New GEI Analysis Finds U.S. Energy Security Near Record Best
WASHINGTON, D.C. — America’s energy security improved for the sixth consecutive year in 2017 and neared a modern-day best, according to the Global Energy Institute’s 2018 Index of U.S. Energy Security Risk released today.
The Index employs 37 different energy security metrics measuring geopolitical, economic, reliability, and environmental risks. A lower Index score indicates a lower level of risk. The ninth annual edition of the Index covers 1970-2040 and incorporates the latest historical data and forecast models. In 2017—the most recent year of actual data available—the risk score dropped to 77.5, the lowest score since 1995, and just a few points from the best ever score of 75 in 1992.
“The good news continues for our nation’s energy security,” said Karen Harbert, president and CEO of the Global Energy Institute. “Our index captures just how astounding the impact of America’s energy revolution has been in such a short amount of time. As the U.S. produces more oil and gas here at home, we are less and less reliant on others for our energy, improving security and creating economic opportunities across the country. We expect the future to be even brighter."
Energy security was at its most precarious in 2011, when geopolitical turmoil threatened supplies and U.S. production had not yet ramped up. Since that time, risk scores have fallen 24 points, led by rapid decreases in scores related to imports from increased domestic production.
Notably, results related to energy efficiency and the environment all improved. For efficiency metrics, lower scores were driven by improvements in the average vehicle mile per gallon rating as well as energy use intensity—the amount of energy it takes to produce a dollar of GDP. On the environmental side, total emissions have fallen 865 million metric tons (14%) from 2007, when they hit their high, to 2017.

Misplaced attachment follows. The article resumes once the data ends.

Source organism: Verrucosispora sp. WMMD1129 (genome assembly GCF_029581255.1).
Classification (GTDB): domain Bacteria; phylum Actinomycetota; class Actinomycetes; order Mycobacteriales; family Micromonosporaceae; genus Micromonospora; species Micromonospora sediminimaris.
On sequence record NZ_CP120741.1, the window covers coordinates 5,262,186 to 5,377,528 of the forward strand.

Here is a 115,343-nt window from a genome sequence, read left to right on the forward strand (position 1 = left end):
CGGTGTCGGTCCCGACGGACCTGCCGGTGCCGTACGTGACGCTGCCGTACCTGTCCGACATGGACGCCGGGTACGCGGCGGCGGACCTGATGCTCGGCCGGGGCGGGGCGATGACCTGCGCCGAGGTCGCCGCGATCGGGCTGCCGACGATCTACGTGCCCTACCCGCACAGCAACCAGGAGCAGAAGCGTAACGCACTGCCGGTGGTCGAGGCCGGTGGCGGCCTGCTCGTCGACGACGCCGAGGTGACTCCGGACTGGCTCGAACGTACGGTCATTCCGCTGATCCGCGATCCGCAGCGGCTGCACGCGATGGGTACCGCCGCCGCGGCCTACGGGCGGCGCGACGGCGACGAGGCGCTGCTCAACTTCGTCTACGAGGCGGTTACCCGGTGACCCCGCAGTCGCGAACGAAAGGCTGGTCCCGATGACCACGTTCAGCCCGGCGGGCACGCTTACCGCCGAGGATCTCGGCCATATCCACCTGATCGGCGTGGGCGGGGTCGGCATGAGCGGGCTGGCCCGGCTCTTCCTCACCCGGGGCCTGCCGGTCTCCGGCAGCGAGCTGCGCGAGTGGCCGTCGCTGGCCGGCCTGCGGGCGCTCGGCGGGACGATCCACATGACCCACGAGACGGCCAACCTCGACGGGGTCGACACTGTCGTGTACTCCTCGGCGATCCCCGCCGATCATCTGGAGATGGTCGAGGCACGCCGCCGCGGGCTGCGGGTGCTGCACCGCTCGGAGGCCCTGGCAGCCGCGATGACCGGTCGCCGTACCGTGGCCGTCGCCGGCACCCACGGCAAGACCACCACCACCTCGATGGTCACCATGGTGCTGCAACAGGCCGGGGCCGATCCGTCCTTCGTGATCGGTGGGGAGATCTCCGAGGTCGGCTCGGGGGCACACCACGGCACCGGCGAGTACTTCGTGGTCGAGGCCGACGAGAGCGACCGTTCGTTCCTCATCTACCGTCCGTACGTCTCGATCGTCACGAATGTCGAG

One metric that saw rising risk was crude oil prices, which increased by 22%. This is driven exclusively by the increase in the average price of crude oil, which had been very low in the previous Index year.
Looking forward, the Index projects that the U.S. will hit its record low risk score as soon as next year, with even further improvements projected out into the future. Since the U.S. no longer is a net importer of natural gas, the natural gas imports metric became the first one to hit zero risk in this year’s Index. It’s likely that metrics related to oil and gas import expenditures will also achieve the same milestone in the next few years because of a decline in imports as a result of domestic production.
The Index and its companion, the International Energy Security Risk Index, are available on our website at www.globalenergyinstitute.org/energysecurity. The U.S. Index is once again available in an online, interactive web tool format, which makes it easy to see how various metrics change from year to year.
About the Global Energy Institute
The mission of the U.S. Chamber of Commerce’s Global Energy Institute is to unify policymakers, regulators, business leaders, and the American public behind a common sense energy strategy to help keep America secure, prosperous, and clean. Through policy development, education, and advocacy, the Institute is building support for meaningful action at the local, state, national, and international levels.
About the U.S. Chamber of Commerce
The U.S. Chamber of Commerce is the world’s largest business federation representing the interests of more than 3 million businesses of all sizes, sectors, and regions, as well as state and local chambers and industry associations.